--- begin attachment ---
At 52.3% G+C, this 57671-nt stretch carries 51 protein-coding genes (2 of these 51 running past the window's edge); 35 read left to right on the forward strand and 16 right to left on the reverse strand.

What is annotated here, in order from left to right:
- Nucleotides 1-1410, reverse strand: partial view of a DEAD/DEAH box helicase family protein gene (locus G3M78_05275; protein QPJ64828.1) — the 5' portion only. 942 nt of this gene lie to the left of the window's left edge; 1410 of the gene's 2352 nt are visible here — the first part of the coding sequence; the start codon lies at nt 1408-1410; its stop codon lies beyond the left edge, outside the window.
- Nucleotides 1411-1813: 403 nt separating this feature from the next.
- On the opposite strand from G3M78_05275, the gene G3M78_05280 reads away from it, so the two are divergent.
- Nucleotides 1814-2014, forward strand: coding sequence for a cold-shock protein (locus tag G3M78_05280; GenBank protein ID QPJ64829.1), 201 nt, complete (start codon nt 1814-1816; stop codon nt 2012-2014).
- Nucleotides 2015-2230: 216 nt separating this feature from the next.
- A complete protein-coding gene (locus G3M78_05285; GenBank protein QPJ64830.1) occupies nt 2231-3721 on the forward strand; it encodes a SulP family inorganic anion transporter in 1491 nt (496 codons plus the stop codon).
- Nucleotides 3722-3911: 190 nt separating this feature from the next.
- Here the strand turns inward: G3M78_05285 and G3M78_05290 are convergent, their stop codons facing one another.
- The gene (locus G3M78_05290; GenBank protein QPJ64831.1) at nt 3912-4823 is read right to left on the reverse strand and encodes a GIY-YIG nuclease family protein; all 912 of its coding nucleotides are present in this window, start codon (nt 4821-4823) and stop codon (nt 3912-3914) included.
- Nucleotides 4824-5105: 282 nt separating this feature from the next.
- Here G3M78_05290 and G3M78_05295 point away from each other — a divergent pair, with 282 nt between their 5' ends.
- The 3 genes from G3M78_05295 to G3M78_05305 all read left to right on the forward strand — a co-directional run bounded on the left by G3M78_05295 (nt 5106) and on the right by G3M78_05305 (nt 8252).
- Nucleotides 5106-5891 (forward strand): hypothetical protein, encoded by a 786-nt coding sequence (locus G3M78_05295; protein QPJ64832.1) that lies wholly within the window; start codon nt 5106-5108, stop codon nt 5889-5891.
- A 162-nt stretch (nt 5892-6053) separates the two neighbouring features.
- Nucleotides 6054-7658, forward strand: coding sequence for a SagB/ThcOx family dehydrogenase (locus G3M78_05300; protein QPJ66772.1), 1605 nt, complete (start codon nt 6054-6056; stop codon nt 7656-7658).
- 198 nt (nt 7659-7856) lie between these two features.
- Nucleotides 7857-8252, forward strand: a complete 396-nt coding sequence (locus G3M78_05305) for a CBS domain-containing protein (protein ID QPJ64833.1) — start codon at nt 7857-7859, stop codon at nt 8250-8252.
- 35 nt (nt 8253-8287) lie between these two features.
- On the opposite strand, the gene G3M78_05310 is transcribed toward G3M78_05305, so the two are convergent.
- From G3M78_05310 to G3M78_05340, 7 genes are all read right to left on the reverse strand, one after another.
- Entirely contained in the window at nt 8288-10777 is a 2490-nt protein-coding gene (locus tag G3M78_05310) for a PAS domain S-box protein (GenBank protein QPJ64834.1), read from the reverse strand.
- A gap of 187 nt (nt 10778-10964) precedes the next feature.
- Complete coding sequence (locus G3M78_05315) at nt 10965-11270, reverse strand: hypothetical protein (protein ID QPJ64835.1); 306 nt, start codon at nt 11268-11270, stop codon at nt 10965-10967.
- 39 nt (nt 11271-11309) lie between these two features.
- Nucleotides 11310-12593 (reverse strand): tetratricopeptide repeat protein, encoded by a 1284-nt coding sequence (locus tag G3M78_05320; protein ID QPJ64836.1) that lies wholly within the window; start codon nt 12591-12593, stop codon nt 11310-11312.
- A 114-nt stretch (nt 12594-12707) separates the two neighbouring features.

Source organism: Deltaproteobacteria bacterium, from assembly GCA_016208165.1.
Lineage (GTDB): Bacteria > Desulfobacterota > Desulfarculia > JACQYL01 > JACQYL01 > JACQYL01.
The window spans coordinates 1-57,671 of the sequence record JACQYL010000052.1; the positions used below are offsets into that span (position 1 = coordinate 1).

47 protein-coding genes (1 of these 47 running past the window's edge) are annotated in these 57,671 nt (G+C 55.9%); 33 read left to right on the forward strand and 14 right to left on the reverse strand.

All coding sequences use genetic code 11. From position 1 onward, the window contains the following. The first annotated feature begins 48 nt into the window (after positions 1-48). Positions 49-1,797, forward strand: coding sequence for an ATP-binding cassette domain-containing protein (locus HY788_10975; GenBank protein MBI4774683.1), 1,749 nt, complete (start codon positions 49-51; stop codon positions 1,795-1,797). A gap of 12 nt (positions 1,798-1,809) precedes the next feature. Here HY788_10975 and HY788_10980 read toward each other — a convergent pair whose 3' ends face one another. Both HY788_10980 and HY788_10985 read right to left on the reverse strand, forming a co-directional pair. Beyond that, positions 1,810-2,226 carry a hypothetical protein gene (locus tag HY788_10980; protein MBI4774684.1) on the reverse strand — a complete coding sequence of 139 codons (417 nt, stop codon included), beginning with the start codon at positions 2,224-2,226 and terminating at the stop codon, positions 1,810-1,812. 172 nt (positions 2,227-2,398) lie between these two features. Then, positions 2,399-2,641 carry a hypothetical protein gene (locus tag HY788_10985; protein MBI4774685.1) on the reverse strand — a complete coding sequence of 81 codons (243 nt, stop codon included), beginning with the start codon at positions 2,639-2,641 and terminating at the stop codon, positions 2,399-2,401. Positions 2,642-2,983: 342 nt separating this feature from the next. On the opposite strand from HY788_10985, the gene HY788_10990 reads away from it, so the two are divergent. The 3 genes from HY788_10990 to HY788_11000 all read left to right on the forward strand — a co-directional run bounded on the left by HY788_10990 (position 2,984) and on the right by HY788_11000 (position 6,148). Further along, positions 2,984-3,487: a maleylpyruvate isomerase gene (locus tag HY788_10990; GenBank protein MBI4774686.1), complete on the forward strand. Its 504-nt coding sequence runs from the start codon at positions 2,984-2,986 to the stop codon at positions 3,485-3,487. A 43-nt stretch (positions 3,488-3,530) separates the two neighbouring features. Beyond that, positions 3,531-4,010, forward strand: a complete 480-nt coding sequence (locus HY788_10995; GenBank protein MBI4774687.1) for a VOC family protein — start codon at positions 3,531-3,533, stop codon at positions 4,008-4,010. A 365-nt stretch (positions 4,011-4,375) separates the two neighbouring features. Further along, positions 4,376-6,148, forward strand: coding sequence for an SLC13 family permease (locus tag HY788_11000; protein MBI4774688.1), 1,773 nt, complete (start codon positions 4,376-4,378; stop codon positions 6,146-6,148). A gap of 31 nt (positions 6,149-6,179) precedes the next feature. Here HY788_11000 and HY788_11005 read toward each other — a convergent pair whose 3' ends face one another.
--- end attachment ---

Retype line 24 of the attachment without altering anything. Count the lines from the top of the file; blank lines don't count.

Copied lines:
- A gap of 187 nt (nt 10778-10964) precedes the next feature.